Now, civilians are on the run again, but this time there are even fewer places to go. The northern border with Turkey is sealed, displacement camps are already overwhelmed and hostile forces, including unbowed IS militants, are poised to move in and exploit the chaos.
Here's a look at the refugee crisis in northeastern Syria amid fears it will dramatically worsen. FROM ONE WAR TO ANOTHER Syrian government forces largely withdrew from the northeast after the civil war erupted in 2011 to focus on other parts of the country. That allowed the Kurdish minority to carve out an autonomous region that welcomed refugees from the fighting in other parts of the country, including Christians and other religious minorities.
But the Islamic State group swept in starting in 2013 and eventually conquered most of the area, establishing the capital of its self-styled caliphate in the northeastern city of Raqqa. Tens of thousands of people fled the fighting and the group's brutal rule, which was marked by massacres, public beheadings and other atrocities.
The Kurdish-led Syrian Democratic Forces launched a counteroffensive after nearly being wiped out in the northeastern border town of Kobane. With close U.S. military support, they gradually retook nearly all of northeastern Syria from the extremists, including Raqqa. But victory came at a staggering cost, with tens of thousands killed and entire neighborhoods and towns left in ruins. Much of Raqqa was destroyed, and the city is still littered with undetonated explosive devices.
Now the Kurdish fighters are racing to the front lines once again, this time to fight Turkey, which considers them terrorists because of their links to the Kurdish insurgency inside its borders. Turkey has vowed to carve out a "safe zone" along the border extending 30 kilometers (20 miles) into Syria, where it plans to resettle some of the more than 3.5 million Syrian refugees it is hosting. But the offensive itself could generate a whole new wave of displacement.
"Hundreds of thousands of civilians in northern Syria are now in harm's way," said U.N. High Commissioner for Refugees Filippo Grandi. "Civilians and civilian infrastructure must not be a target."
FEW PLACES LEFT TO GO
As Turkey began launching airstrikes and artillery barrages along the border, lines of cars, trucks and motorized rickshaws could be seen racing down the main roads, loaded with families who had hastily packed their belongings into duffel bags and plastic sacks. The Norwegian Refugee Council estimates that some 450,000 people live within 5 kilometers (3 miles) of the border, including 90,000 who have already fled the civil war at least once.
The International Rescue Committee, another aid group that works in the region, says the fighting could displace up to 300,000 people, and that even a limited military operation could drive 60,000 from the border area. "Many of these people have already been displaced multiple times and suffered horribly under the brutal rule of (IS), only to be facing yet another crisis," it said.
There are few places left to run.
To the north, Turkey has largely sealed its border in recent years and no longer accepts refugees. To the east is Iraq, which is already hosting 250,000 Syrian refugees, 90,000 of them in camps that rely on international aid, according to the Norwegian Refugee Council. To the west is territory held by Syrian government forces and their Russian and Iranian allies. Refugees who have fled from government-held areas have been slow to return, fearing arrest or violent reprisal.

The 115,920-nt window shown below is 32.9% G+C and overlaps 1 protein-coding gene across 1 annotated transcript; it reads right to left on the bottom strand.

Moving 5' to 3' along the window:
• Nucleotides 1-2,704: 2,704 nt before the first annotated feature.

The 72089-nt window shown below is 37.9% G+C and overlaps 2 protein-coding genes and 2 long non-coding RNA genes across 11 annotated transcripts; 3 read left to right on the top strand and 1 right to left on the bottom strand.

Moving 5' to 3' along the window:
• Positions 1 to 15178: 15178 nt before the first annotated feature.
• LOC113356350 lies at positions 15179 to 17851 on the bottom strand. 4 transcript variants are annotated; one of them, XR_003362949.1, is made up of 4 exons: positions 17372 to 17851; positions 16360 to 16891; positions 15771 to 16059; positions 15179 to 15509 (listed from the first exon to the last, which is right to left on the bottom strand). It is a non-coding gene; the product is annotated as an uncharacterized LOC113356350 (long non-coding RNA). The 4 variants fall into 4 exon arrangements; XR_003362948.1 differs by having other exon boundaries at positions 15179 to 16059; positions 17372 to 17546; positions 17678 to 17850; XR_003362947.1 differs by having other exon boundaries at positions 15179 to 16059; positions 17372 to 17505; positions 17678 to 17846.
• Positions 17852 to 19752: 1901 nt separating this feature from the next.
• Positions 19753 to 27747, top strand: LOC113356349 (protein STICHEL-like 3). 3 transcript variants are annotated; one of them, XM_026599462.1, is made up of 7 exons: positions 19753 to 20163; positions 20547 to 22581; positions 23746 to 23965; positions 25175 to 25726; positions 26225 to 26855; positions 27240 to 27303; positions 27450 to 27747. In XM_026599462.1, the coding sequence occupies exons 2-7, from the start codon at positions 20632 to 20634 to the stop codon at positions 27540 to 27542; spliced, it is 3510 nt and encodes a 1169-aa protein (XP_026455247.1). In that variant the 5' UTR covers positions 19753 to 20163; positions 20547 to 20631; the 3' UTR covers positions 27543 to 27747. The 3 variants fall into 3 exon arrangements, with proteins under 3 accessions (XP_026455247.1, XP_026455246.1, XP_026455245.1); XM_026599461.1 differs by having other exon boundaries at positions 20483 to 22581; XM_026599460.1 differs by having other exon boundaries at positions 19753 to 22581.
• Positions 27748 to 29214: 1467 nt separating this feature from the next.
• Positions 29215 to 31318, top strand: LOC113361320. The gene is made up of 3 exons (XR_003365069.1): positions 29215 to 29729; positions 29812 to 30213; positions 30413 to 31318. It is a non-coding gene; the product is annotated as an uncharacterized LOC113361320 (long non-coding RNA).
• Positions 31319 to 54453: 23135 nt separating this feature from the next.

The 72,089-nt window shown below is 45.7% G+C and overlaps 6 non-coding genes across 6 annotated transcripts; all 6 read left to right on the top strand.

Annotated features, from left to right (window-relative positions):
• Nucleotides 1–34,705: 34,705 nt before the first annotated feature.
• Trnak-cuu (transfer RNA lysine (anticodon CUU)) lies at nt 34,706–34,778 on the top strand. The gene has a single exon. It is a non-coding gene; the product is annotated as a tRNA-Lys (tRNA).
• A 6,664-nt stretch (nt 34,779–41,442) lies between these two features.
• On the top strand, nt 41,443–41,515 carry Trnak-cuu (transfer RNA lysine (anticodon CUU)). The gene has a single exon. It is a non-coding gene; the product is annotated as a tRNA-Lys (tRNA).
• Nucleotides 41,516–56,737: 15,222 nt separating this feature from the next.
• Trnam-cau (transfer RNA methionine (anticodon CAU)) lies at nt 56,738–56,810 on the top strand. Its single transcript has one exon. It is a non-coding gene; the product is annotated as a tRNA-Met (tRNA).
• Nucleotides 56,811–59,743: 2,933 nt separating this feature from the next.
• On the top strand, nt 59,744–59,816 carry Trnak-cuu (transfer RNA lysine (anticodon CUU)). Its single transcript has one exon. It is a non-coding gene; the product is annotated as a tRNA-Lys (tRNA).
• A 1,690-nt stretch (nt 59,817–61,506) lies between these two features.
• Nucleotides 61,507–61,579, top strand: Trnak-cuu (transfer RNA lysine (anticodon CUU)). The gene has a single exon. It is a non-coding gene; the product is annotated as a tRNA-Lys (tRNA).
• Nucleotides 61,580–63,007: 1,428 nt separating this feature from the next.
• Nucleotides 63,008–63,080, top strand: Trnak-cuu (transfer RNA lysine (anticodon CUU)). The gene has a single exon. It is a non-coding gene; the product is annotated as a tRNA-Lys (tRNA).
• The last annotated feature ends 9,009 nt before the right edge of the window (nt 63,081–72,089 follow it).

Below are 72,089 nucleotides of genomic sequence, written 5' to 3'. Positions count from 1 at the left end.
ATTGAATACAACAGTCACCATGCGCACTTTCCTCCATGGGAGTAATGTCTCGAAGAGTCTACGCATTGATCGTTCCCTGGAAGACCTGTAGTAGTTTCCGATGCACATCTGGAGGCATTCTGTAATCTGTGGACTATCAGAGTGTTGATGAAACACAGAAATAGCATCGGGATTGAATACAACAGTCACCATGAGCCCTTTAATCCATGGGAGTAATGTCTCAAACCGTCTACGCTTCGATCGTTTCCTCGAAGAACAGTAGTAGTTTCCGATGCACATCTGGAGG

That leaves the south, which is dotted with devastated towns and cities, and camps that are already home to more than 108,000 displaced people.
"People living in displacement camps in northeast Syria are extremely vulnerable," said Karl Schembri of the Norwegian Refugee Council. "They live in overcrowded camps that are wholly reliant on assistance provided by aid agencies who are struggling to meet the needs."
The region has also seen a wave of attacks by IS remnants. Syrian Kurdish forces are holding thousands of IS fighters, including many foreigners, but say they may not be able to maintain their detention centers in the face of the Turkish onslaught. The escape of even a small number of those fighters could hasten another resurrection of the extremist group, which in different forms has survived past setbacks dating back to the U.S. war in Iraq.
A PROLONGED CONFLICT
Turkey has been threatening a massive operation for months but had been restrained in part by U.S. opposition to any assault on Washington's Kurdish allies. Those concerns appear to have evaporated over the weekend, when President Donald Trump, saying he wanted out of America's "stupid endless wars," gave a green light to Turkish President Recep Tayyip Erdogan and began pulling back from border posts some of the more than 1,000 U.S. troops based in northeastern Syria as part of the fight against IS.
That decision has been widely condemned by Democrats and many Republicans, including some close Trump allies. The mercurial Trump has reversed himself on Syria before and may intervene to try and stop the operation if the violence escalates. But it's also possible that Turkey will try to eliminate the SDF once and for all, bringing the fighting deep inside Syria.
Waiting in the wings are forces loyal to Syrian President Bashar Assad, who has repeatedly vowed to bring the entire country back under his control.
Krauss reported from Ramallah, West Bank.